0370 270 6000

already registered?

Please sign in with your existing account details.

need to register?

Register to access exclusive content, sign up to receive our updates and personalise your experience on brownejacobson.com.

Privacy statement - Terms and conditions

Williams v Lewisham Borough Council, Queen's Bench Division, 19 February 2001

2 April 2001
The issues

Carbon Monoxide Poisoning

The facts

It was alleged that carbon monoxide had escaped from the gas boiler at the Council house in which the Claimant lived. He claimed for carbon monoxide poisoning

The decision

The claim was dismissed.

Comments

It could be a useful case to argue in respect of causation. It was clear in this case that the boiler was defective but it was not established on a balance of probabilities this had led to a build-up of carbon monoxide in a property sufficient to poison the Claimant and could have been disbursed by natural ventilation within the property. The Claimant’s medical history could have been equally consistent with a number of other possible causes such as depression.

focus on...

Legal updates

Contingent loss in negligence claims

Contingent loss is relevant to limitation; specifically, the date at which a claimant’s cause of action accrues for the purposes of a claim in the tort of negligence (as many claims against professional advisers are framed).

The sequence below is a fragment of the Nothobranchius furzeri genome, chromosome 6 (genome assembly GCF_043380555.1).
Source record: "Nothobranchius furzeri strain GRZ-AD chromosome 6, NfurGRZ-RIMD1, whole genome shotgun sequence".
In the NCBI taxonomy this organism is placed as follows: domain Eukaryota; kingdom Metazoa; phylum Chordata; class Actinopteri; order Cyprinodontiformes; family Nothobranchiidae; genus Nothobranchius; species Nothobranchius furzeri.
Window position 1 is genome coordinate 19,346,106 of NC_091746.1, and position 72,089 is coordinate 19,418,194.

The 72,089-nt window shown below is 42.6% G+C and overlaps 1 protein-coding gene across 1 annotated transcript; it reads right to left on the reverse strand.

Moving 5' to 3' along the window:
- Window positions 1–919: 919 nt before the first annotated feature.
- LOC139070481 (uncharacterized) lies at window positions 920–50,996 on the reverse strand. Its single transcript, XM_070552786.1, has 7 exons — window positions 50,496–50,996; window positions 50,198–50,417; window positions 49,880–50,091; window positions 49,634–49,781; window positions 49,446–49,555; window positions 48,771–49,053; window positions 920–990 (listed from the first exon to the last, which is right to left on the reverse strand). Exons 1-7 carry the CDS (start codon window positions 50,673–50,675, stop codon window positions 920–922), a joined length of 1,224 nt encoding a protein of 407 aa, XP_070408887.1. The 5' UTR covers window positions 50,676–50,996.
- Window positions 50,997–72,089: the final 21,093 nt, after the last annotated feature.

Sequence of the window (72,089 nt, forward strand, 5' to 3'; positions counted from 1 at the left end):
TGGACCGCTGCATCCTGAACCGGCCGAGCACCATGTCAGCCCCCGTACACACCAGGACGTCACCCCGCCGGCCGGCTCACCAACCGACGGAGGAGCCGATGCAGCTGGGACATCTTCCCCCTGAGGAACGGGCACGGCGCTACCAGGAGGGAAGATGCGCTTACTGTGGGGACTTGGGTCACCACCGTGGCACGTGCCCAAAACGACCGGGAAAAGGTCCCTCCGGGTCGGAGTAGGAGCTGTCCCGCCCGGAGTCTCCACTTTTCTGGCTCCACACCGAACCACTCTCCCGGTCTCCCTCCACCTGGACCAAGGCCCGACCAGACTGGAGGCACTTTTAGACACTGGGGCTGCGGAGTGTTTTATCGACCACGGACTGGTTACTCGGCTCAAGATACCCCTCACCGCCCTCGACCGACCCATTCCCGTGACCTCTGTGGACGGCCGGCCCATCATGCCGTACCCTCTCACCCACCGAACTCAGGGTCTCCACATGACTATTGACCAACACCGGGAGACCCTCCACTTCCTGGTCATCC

View

Legal updates

Legal and regulatory monthly update - September 2019

The latest update covering delegated authority, insurance product development, the senior insurance managers regime, data protection, operational control frameworks, Lloyds market, and horizon scanning.

View

Legal updates

Kuoni referred to the CJEU by Supreme Court for clarification - possible impact on breach of contract, vicarious liability and assumption of responsibility claims for sexual abuse and assault

We were hoping to be able to give you some interesting insights following the judgment of X v Kuoni Travel Ltd but that will have to wait for another day.

View

Legal updates

The disappearance of LIBOR

Companies should undertake a comprehensive review and audit to identify those products and legacy contracts that are LIBOR-linked and carry out an in-depth risk assessment of discontinuation. Where possible, companies should look at appointing an individual to oversee the programme.

View

The content on this page is provided for the purposes of general interest and information. It contains only brief summaries of aspects of the subject matter and does not provide comprehensive statements of the law. It does not constitute legal advice and does not provide a substitute for it.

mailing list sign up



Select which mailings you would like to receive from us.

Sign up